As scientists, physicians, government officials, and individuals with substance use disorders look for a solution to the opioid addiction and overdose epidemic, the desire for a magic bullet is understandable.

Mercury for syphilis, laetrile for cancer, urine to treat AIDS, and the Gold Cure for alcoholism are a few examples. One of the latest proposed panaceas is NAD infusion therapy.

What Is NAD Treatment?

What does NAD mean? Nicotinamide adenine dinucleotide, NAD for short, sometimes known as nadide, is a naturally occurring coenzyme in the body that helps with the production of energy for the body.

NAD therapy is a series of NAD injections administered intravenously over a couple of weeks. The cost of such a NAD infusion regimen can be as much as $15,000 a treatment, which is probably not covered by insurance.

Bodily levels of NAD may influence various processes, including aging. Harvard Medical School and other researchers are currently studying whether raising NAD levels can reverse aging.

In the United States, NAD treatment for addiction is being marketed as an effective way to ease withdrawal and prevent relapse from alcohol, benzodiazepines, cocaine, and opioids. It also is claimed to reboot the brain.

One addiction clinic providing NAD therapy says that it has an 87% success rate and that, after a month, it is still effective. The clinic doesn’t conduct long-term tracking, however.

The Benefits of NAD Therapy

Other potential benefits of NAD therapy include:

  • Increasing energy
  • Repairing DNA
  • Strengthening the immune system
  • Lowering cholesterol and blood pressure
  • Enhancing mood and brain function
  • Improving endurance, reducing fatigue

Much evidence today indicates that addiction can’t be cured, as addiction rewires the brain, making relapse a lifelong worry. Still, some researchers believe that it may be possible to use hallucinogenic drugs to return the brain to a pre-addiction state. Though NAD is not a hallucinogen, if it can reboot the brain, it may be a powerful treatment for substance use disorder.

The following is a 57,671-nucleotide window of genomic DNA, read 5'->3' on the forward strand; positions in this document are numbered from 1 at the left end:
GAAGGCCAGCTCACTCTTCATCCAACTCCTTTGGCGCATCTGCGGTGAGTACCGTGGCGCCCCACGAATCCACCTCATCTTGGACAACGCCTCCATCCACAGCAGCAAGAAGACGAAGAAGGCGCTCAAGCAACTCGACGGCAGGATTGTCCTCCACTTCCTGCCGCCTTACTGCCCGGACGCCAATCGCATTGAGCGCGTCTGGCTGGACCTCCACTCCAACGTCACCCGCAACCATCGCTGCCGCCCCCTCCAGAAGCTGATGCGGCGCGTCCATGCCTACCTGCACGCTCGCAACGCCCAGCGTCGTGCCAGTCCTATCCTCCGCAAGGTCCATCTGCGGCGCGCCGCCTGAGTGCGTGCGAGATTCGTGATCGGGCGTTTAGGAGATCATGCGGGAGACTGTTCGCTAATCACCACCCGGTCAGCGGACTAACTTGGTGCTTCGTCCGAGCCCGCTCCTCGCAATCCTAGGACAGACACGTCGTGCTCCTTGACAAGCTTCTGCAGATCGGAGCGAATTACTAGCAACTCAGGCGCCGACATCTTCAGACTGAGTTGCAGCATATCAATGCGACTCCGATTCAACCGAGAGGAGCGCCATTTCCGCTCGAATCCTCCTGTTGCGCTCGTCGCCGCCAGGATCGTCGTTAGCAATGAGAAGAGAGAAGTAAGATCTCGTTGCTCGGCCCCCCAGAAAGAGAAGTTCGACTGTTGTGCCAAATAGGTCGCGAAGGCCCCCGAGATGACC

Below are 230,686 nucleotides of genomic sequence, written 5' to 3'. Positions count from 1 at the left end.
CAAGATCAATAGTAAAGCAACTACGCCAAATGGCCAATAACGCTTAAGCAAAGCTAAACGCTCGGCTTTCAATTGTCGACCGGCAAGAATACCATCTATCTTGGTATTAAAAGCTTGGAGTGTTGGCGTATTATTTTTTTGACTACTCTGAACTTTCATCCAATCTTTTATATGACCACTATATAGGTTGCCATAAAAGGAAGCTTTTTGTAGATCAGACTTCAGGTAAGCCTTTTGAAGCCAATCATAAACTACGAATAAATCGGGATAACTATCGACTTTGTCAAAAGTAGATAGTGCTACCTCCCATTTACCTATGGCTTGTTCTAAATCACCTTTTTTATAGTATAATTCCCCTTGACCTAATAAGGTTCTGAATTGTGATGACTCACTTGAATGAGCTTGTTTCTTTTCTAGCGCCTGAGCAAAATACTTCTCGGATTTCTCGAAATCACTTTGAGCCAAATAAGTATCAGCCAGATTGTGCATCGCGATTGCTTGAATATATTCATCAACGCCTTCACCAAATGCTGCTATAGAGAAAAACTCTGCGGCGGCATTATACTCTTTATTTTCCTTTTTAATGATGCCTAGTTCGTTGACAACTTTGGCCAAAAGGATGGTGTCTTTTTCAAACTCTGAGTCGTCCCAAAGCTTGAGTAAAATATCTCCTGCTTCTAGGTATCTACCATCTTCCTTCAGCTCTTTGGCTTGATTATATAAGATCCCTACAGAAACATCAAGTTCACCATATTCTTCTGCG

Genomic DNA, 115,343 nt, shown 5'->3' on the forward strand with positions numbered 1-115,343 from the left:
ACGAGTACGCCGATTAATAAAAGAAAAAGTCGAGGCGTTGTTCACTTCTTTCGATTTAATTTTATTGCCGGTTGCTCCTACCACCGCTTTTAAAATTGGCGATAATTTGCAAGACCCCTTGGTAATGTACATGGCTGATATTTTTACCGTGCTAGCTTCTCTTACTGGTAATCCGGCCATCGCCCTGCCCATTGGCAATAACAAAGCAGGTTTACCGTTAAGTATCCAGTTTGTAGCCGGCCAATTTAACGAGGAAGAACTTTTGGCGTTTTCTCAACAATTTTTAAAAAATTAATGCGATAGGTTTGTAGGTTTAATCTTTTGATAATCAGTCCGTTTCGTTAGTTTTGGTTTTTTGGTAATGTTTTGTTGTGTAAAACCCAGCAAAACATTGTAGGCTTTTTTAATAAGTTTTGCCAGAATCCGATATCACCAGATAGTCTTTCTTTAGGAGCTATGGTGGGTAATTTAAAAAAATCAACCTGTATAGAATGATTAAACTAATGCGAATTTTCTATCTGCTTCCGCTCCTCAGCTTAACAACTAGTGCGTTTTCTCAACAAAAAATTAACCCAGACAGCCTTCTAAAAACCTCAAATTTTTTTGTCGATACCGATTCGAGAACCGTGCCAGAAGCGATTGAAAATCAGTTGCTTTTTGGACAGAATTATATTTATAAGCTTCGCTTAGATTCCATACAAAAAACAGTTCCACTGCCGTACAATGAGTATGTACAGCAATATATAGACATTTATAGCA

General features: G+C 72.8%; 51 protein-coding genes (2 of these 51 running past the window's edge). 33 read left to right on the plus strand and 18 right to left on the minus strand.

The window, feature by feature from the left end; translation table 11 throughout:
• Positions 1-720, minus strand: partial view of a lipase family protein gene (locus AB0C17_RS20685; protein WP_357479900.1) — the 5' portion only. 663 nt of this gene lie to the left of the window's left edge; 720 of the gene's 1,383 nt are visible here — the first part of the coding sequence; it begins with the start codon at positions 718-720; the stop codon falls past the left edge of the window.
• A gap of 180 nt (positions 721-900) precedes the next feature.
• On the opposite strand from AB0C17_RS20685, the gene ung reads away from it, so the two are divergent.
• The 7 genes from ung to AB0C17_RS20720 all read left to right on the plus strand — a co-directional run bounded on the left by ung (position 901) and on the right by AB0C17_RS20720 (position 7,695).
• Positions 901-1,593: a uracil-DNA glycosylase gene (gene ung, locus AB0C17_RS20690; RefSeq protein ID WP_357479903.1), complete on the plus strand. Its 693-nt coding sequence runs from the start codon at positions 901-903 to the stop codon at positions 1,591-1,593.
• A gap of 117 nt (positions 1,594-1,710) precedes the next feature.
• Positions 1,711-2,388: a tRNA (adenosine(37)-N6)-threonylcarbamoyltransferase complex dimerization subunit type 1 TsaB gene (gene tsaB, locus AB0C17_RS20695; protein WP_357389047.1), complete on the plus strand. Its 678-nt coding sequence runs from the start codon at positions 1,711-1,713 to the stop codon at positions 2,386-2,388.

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Does NAD Therapy Work for Addiction?

Despite some glowing reports and anecdotal evidence that NAD therapy works, at least for the short term (about eight days), there are no published, peer-reviewed, scientific studies that confirm that it works. One of the companies administering the treatment couldn’t or wouldn’t provide evidence that the treatment works.

Other anecdotal reports say it is of no help. Journalists who followed several cases over a longer period found multiple relapses or outright failures of the treatment. Even cautious advocates recommend more testing and acknowledge that the therapy is not approved by the U.S. Food and Drug Administration (FDA)—which chose not to approve its use in pharmacy compounding—for any specific condition.

The Need for Caution

Claims that NAD therapy reduces withdrawal pain are particularly worrying if the claims are exaggerated. Stopping drugs known as benzodiazepines (Xanax, Klonopin, Ativan, Valium) or alcohol cold turkey can be fatal, so gradual weaning is advised. Two individuals receiving NAD therapy experienced seizures when their rehab centers required them to endure withdrawal without weaning or anti-seizure medication.

NAD isn’t the first natural substance suspected of anti-aging properties or other benefits. A few years ago, resveratrol, a chemical found in red grape skins and red wine, was touted by some researchers. So was nicotinamide riboside (NR), a substance that is a precursor vitamin to NAD and is found in milk in trace amounts.

The danger of NAD treatment and similar unproven treatments is that it discourages people from trying proven treatments—cognitive behavioral therapy (CBT), mindfulness, medication-assisted treatments (MATs)—that require hard work, not instant cures. Other promising treatments are also currently being studied.

Although it is promising, NAD therapy is unproven and is as costly as more traditional treatments. It should not be a first resort or the sole treatment.

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References

  • ncbi.nlm.nih.gov – After Venus, Mercury: Syphilis Treatment in the UK Before Salvarsan
  • ncbi.nlm.nih.gov – Laetrile Treatment for Cancer
  • bbc.com – Brighton Hairdresser Daryll Rowe Drank Urine to ‘Cure’ HIV
  • daily.jstor.org – Inside a Nineteenth-Century Quest to End Addiction
  • ncbi.nlm.nih.gov – Antioxidants & Redox Signaling
  • acs.org – Molecule of the Week Archive: Nicotinamide Adenine Dinucleotide
  • genetics.med.harvard.edu – Research (The Sinclair Lab) 
  • vice.com – I Got a $600 Brain ‘Reboot’ and It Changed My World
  • npr.org – Addiction Clinics Market Unproven Infusion Treatments to Desperate Patients 
  • federalregister.gov – Amendments to the List of Bulk Drug Substances That Can Be Used to Compound Drug Products in Accordance with Section 503A of the Federal Food, Drug, and Cosmetic Act
  • blogs.scientificamerican.com – Beyond Resveratrol: The Anti-Aging NAD Fad
  • mayoclinic.org – Cognitive Behavioral Therapy
  • ncbi.nlm.nih.gov – Mindfulness-Based Cognitive therapy: Theory and Practice
  • samhsa.gov – Medication and Counseling Treatment
  • ncbi.nlm.nih.gov – Psychedelic-Assisted Psychotherapy: A Paradigm Shift in Psychiatric Research and Development